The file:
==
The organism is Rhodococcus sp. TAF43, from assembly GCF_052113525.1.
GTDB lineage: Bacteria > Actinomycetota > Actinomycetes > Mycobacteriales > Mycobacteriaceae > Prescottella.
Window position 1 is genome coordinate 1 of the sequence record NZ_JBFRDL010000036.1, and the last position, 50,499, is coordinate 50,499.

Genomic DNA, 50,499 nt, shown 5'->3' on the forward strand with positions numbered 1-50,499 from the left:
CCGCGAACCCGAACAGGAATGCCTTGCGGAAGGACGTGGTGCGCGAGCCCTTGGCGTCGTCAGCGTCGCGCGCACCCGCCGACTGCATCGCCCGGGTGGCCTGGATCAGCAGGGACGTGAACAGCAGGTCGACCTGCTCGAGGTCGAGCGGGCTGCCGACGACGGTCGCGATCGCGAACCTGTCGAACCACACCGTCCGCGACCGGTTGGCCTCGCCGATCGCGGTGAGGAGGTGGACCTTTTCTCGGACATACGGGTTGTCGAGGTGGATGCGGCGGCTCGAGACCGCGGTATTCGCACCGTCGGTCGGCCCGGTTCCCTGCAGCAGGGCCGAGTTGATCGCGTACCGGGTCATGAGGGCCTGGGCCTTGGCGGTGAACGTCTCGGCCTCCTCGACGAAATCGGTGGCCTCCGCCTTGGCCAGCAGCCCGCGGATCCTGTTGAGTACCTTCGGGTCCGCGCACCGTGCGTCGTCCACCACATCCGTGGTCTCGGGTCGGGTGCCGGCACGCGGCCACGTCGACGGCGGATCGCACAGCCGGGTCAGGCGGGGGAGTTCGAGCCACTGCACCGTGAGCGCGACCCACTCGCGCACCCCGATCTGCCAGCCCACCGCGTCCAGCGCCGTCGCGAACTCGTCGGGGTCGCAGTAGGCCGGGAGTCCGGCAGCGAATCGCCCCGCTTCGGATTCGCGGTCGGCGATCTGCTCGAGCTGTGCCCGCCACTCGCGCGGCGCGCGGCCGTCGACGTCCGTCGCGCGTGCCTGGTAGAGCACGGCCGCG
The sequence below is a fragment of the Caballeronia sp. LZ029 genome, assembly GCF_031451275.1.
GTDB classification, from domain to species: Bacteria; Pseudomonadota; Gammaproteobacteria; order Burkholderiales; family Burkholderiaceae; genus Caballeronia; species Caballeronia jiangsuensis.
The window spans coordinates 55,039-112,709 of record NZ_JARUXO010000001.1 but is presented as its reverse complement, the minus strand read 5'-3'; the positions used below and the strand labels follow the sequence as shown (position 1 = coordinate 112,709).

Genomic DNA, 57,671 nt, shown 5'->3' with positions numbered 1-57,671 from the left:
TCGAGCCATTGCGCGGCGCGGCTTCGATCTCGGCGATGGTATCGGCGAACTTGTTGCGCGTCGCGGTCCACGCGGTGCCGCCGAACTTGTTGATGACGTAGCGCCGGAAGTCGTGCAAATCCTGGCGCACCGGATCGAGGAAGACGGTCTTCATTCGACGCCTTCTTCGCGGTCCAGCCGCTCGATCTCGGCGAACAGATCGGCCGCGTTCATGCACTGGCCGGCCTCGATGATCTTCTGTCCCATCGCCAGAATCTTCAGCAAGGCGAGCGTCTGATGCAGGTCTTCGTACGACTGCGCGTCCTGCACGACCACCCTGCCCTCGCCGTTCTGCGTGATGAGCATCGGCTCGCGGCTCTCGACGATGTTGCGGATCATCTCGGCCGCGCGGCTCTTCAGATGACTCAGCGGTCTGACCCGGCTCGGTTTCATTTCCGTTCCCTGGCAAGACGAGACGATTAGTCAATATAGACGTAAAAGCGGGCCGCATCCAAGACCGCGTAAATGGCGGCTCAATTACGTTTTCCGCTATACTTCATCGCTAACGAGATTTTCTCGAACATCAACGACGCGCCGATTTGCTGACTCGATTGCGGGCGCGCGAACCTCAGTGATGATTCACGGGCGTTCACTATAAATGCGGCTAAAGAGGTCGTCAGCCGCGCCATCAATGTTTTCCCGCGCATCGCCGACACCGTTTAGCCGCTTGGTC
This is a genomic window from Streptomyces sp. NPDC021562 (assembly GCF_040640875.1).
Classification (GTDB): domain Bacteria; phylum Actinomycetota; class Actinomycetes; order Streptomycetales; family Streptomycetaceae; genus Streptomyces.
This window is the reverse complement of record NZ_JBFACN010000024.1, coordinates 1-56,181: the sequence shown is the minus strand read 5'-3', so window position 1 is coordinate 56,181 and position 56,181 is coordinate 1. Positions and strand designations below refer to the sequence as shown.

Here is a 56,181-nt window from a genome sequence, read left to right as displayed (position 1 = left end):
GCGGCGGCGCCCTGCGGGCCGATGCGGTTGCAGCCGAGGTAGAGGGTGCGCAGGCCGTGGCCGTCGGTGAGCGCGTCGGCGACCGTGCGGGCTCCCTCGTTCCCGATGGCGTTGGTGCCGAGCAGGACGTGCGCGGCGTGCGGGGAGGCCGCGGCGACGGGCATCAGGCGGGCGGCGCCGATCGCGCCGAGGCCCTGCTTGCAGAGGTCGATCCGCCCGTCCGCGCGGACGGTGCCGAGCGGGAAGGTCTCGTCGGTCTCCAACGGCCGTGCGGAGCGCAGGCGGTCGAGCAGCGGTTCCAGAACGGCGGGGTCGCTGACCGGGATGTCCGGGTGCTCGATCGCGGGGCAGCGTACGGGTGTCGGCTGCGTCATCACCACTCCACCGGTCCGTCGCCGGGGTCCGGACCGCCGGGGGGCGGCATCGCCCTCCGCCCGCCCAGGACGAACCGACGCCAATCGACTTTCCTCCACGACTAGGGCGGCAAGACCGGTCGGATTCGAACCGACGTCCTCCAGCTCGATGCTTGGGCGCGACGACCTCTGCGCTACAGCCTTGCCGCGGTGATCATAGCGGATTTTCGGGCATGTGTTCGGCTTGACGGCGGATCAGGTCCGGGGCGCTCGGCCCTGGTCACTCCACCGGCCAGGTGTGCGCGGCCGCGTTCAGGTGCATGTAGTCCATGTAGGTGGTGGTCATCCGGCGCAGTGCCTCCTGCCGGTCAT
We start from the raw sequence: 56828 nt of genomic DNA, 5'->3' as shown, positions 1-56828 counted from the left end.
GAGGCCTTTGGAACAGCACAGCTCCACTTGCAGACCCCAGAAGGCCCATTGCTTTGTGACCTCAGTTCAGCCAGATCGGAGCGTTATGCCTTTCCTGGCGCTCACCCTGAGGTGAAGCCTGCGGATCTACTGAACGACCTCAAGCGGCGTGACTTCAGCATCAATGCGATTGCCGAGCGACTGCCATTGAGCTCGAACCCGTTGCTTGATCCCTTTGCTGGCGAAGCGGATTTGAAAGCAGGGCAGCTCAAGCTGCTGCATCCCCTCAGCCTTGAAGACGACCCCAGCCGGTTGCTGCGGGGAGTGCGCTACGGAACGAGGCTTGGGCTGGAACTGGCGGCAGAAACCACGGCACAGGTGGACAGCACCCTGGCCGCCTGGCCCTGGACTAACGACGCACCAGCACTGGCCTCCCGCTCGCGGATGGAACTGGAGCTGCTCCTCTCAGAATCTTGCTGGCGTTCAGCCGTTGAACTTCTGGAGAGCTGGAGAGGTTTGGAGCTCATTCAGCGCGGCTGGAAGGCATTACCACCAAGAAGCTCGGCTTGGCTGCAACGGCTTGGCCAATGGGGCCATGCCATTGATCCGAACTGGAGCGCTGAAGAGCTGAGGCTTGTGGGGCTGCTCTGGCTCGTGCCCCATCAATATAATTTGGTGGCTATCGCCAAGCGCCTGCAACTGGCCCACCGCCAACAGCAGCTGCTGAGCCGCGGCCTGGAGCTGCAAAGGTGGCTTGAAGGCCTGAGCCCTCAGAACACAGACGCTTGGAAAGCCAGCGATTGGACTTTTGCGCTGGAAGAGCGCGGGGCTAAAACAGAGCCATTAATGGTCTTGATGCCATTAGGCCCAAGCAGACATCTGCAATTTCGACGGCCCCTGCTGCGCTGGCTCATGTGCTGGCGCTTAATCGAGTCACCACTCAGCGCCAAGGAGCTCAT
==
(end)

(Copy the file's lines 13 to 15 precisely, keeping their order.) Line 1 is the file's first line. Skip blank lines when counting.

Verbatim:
This window is the reverse complement of record NZ_JBFACN010000024.1, coordinates 1-56,181: the sequence shown is the minus strand read 5'-3', so window position 1 is coordinate 56,181 and position 56,181 is coordinate 1. Positions and strand designations below refer to the sequence as shown.

Here is a 56,181-nt window from a genome sequence, read left to right as displayed (position 1 = left end):
GCGGCGGCGCCCTGCGGGCCGATGCGGTTGCAGCCGAGGTAGAGGGTGCGCAGGCCGTGGCCGTCGGTGAGCGCGTCGGCGACCGTGCGGGCTCCCTCGTTCCCGATGGCGTTGGTGCCGAGCAGGACGTGCGCGGCGTGCGGGGAGGCCGCGGCGACGGGCATCAGGCGGGCGGCGCCGATCGCGCCGAGGCCCTGCTTGCAGAGGTCGATCCGCCCGTCCGCGCGGACGGTGCCGAGCGGGAAGGTCTCGTCGGTCTCCAACGGCCGTGCGGAGCGCAGGCGGTCGAGCAGCGGTTCCAGAACGGCGGGGTCGCTGACCGGGATGTCCGGGTGCTCGATCGCGGGGCAGCGTACGGGTGTCGGCTGCGTCATCACCACTCCACCGGTCCGTCGCCGGGGTCCGGACCGCCGGGGGGCGGCATCGCCCTCCGCCCGCCCAGGACGAACCGACGCCAATCGACTTTCCTCCACGACTAGGGCGGCAAGACCGGTCGGATTCGAACCGACGTCCTCCAGCTCGATGCTTGGGCGCGACGACCTCTGCGCTACAGCCTTGCCGCGGTGATCATAGCGGATTTTCGGGCATGTGTTCGGCTTGACGGCGGATCAGGTCCGGGGCGCTCGGCCCTGGTCACTCCACCGGCCAGGTGTGCGCGGCCGCGTTCAGGTGCATGTAGTCCATGTAGGTGGTGGTCATCCGGCGCAGTGCCTCCTGCCGGTCAT